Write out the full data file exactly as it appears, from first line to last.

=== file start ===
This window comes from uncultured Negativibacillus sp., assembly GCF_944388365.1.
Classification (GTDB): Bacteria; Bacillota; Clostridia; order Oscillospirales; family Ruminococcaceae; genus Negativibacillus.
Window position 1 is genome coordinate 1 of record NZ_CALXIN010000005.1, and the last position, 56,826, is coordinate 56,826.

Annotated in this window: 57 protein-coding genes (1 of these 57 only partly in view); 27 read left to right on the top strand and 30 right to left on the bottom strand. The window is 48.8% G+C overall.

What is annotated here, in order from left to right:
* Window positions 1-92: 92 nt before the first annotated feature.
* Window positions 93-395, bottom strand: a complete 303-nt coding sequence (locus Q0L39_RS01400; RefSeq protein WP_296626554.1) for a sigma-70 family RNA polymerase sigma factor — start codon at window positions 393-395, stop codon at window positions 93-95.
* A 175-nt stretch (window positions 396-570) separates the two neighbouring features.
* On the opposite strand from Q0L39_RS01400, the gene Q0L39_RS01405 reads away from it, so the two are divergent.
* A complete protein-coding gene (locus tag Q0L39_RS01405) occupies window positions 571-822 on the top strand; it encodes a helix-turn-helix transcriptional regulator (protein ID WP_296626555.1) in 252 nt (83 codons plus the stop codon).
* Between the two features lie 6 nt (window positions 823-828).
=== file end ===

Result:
This window comes from uncultured Negativibacillus sp., assembly GCF_944388365.1.
Classification (GTDB): Bacteria; Bacillota; Clostridia; order Oscillospirales; family Ruminococcaceae; genus Negativibacillus.
Window position 1 is genome coordinate 1 of record NZ_CALXIN010000005.1, and the last position, 56,826, is coordinate 56,826.

Annotated in this window: 57 protein-coding genes (1 of these 57 only partly in view); 27 read left to right on the top strand and 30 right to left on the bottom strand. The window is 48.8% G+C overall.

What is annotated here, in order from left to right:
* Window positions 1-92: 92 nt before the first annotated feature.
* Window positions 93-395, bottom strand: a complete 303-nt coding sequence (locus Q0L39_RS01400; RefSeq protein WP_296626554.1) for a sigma-70 family RNA polymerase sigma factor — start codon at window positions 393-395, stop codon at window positions 93-95.
* A 175-nt stretch (window positions 396-570) separates the two neighbouring features.
* On the opposite strand from Q0L39_RS01400, the gene Q0L39_RS01405 reads away from it, so the two are divergent.
* A complete protein-coding gene (locus tag Q0L39_RS01405) occupies window positions 571-822 on the top strand; it encodes a helix-turn-helix transcriptional regulator (protein ID WP_296626555.1) in 252 nt (83 codons plus the stop codon).
* Between the two features lie 6 nt (window positions 823-828).